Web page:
Review: Dvorak outshines Copland, Gershwin |

Review: Dvorak outshines Copland, Gershwin

Harvey Steiman
Special to The Aspen Times
Aspen, CO Colorado

ASPEN – Ah, a Fourth of July concert on Sunday afternoon featuring the Aspen Festival Orchestra, a nice way to ease into the music festival, having just arrived in town Sunday morning. Murry Sidlin, a 32-year festival veteran, associate director of the conducting academy, was on the podium for a traditional all-American program for Independence Day-Copland, Gershwin and, what’s this? Dvorak?

As Sidlin, a born teacher, pointed out in his pre-performance talk, there was good reason to include Dvorak’s Symphony No. 9 “From the New World” on a program celebrating America. When the Czech composer wrote it in 1893 he was living in the United States. It teems with musical impressions of his surroundings. Sidlin even found connections with the rhythms of Henry Wadsworth Longfellow’s epic poem, “The Song of Hiawatha,” which Dvorak was known to be reading prior to composing the symphony.

In performance Sunday, Dvorak took the spotlight from the real Americans. Sidlin, though a longtime champion of American music, got much more depth and assurance from the Aspen Festival Orchestra in the New World symphony that he did in the featured solo work, Gershwin’s Piano Concerto in F. The opening work, Copland’s “El Salon Mexico,” was better, but even its Latin flair paled next to the glow that came from the Dvorak.

Attention to detail and a rich, warm string tone gave the performance of the symphony its power. Sidlin set an unhurried pace, which let the gorgeous harmonies and melodies bloom naturally. The slow movement was especially fine, with sensitive pianissimo ensemble playing and its famous English horn solo emerging with disarming simplicity.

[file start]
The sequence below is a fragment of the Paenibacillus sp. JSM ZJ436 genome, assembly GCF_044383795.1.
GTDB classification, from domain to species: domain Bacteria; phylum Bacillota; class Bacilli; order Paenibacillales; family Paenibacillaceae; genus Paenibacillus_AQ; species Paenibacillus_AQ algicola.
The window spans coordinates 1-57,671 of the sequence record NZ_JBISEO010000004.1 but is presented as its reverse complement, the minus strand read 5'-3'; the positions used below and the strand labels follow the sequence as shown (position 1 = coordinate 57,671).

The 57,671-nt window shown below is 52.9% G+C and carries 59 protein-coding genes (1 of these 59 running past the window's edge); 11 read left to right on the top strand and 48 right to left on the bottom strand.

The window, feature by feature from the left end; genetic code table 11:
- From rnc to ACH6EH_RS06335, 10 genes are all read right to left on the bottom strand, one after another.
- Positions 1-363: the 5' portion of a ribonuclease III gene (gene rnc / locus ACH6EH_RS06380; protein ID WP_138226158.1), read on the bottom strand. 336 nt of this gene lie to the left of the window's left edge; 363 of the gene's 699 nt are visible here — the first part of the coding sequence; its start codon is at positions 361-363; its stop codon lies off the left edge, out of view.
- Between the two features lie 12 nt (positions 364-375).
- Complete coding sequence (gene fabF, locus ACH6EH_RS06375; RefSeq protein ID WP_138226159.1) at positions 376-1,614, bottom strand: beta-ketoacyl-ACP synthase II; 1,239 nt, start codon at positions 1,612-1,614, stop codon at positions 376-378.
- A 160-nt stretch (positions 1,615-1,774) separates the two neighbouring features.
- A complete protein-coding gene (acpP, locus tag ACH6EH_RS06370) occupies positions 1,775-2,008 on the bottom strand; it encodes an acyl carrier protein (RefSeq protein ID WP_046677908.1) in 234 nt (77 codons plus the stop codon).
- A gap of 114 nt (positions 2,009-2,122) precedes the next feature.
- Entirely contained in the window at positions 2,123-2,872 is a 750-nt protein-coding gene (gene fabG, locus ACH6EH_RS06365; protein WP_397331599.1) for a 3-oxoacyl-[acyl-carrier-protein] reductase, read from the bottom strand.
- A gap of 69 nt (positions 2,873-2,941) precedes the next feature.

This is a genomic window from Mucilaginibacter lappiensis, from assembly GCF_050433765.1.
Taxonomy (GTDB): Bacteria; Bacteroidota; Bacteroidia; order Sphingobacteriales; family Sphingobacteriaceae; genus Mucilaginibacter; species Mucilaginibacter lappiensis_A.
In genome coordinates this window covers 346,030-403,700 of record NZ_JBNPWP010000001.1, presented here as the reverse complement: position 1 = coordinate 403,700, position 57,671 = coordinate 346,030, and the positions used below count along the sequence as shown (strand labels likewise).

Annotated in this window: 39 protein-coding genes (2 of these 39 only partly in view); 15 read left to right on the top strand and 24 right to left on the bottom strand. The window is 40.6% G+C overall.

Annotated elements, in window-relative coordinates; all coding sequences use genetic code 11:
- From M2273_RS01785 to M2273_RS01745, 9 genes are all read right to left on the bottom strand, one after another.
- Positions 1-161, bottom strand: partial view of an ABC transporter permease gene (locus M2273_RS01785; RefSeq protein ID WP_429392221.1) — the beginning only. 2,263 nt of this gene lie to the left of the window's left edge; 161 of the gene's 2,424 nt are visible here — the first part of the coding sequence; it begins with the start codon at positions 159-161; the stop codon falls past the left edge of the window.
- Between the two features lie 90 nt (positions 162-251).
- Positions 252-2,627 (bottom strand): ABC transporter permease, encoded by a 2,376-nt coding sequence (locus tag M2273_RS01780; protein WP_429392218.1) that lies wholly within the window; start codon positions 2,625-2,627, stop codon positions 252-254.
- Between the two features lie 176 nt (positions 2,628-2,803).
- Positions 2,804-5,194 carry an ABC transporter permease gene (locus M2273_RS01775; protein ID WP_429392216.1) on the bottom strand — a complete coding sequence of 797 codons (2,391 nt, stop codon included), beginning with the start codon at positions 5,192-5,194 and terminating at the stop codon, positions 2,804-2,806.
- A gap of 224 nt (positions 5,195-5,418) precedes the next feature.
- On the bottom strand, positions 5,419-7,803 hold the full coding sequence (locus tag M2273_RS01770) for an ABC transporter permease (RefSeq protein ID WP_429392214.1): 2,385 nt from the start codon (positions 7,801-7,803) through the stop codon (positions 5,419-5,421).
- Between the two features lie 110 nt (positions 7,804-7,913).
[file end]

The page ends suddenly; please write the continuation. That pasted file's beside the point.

The shining moment in the concerto came with Kevin Cobb’s supremely bluesy solo in the slow movement. Overall, however, the piece suffered from some ragged playing; for example, it took the string section three iterations before it finally got the rhythm together at the beginning of the finale. Sidlin also seemed totally absorbed in the printed score, suggesting that this performance could have used a bit more preparation. A curious approach to rhythmic emphasis by the soloist, Jeffrey Siegel, didn’t help much. He stressed odd notes that Gershwin wrote as counterpoint to the tunes, which had the effect of underlining dissonances rather than framing the tunes. Perhaps he wanted to cut the sweetness, but the result struck me as off-kilter. It’s a measure of how good the piece is that it got a standing ovation anyway.

Sidlin actually spent some time with an aging Copland, who died in 1990, and perhaps his direct connection with the composer invested the performance of “El Salon” with more clarity than the Gershwin got. Even so, the music never quite took off. Sidlin clearly knew what he wanted, but the orchestra responded only sporadically.

Leave it to Dvorak, the musical tourist, to save the day.

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